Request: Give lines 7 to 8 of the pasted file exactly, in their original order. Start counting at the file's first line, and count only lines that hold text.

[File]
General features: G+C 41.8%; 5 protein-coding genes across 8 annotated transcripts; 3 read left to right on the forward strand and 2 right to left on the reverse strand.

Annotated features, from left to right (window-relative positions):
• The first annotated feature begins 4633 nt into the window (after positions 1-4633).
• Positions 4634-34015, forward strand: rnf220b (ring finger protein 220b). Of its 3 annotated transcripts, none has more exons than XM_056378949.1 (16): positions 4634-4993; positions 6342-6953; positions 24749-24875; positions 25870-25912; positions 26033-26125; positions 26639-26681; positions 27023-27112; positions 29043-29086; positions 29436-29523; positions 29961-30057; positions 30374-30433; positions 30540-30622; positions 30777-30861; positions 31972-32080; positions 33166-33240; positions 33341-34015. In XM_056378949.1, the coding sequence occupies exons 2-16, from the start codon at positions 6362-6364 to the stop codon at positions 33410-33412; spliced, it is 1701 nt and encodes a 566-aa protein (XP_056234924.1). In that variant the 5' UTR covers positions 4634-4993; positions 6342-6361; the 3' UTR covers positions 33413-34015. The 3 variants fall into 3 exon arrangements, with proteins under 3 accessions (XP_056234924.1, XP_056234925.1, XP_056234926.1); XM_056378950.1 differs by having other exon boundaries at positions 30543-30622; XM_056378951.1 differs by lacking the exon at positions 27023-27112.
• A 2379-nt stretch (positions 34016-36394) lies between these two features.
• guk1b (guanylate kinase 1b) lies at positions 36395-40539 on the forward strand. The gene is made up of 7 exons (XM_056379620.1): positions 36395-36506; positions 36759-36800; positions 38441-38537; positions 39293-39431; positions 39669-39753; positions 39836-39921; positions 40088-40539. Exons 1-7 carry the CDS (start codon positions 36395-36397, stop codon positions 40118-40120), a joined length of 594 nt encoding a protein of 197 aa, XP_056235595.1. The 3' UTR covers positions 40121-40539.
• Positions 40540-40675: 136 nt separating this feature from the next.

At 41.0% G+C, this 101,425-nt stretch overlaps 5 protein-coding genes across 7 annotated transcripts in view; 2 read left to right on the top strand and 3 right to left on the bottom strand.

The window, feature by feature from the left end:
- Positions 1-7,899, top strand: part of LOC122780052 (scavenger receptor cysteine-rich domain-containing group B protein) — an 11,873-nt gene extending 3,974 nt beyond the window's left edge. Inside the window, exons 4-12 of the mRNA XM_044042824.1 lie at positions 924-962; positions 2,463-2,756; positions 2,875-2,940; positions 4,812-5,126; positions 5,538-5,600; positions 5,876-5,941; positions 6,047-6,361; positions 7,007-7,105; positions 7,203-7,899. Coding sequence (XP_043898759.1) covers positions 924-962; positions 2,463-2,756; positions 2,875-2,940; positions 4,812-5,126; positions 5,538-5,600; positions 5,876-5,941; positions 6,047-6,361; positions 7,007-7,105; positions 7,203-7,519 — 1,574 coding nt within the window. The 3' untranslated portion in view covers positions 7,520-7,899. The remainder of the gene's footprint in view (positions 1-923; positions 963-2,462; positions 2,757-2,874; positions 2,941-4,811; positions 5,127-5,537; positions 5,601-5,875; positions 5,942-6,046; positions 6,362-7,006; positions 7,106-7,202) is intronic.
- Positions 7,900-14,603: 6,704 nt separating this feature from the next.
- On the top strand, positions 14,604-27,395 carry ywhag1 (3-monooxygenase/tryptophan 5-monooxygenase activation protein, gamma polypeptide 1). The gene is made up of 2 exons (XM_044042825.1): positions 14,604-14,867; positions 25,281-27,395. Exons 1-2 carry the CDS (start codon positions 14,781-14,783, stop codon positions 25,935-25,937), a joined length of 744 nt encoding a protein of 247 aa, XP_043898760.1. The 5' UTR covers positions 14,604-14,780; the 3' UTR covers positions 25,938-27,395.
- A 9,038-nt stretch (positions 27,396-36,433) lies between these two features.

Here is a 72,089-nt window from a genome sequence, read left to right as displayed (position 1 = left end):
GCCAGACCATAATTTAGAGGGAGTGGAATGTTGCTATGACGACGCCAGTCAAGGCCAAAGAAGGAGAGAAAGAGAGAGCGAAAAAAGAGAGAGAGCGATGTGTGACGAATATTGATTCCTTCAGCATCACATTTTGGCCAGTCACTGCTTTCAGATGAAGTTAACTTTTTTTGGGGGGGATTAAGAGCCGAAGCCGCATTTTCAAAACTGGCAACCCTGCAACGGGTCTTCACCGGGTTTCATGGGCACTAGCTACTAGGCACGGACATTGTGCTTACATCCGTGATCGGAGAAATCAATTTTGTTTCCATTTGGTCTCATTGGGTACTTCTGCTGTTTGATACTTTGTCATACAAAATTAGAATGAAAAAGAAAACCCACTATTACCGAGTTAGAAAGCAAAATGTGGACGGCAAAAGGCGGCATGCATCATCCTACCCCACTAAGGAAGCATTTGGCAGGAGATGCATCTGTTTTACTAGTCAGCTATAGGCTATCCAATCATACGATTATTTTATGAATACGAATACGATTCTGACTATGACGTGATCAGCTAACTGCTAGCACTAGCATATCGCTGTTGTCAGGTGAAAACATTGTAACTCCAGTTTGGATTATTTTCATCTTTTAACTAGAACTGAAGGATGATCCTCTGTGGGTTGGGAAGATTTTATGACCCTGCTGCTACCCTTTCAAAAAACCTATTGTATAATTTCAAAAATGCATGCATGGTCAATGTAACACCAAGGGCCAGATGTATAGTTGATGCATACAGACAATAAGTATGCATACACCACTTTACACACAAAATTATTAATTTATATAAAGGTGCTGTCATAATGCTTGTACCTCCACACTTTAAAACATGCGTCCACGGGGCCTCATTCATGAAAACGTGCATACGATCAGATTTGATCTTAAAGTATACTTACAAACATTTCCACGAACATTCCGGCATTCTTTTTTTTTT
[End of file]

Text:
• Positions 40540-40675: 136 nt separating this feature from the next.

At 41.0% G+C, this 101,425-nt stretch overlaps 5 protein-coding genes across 7 annotated transcripts in view; 2 read left to right on the top strand and 3 right to left on the bottom strand.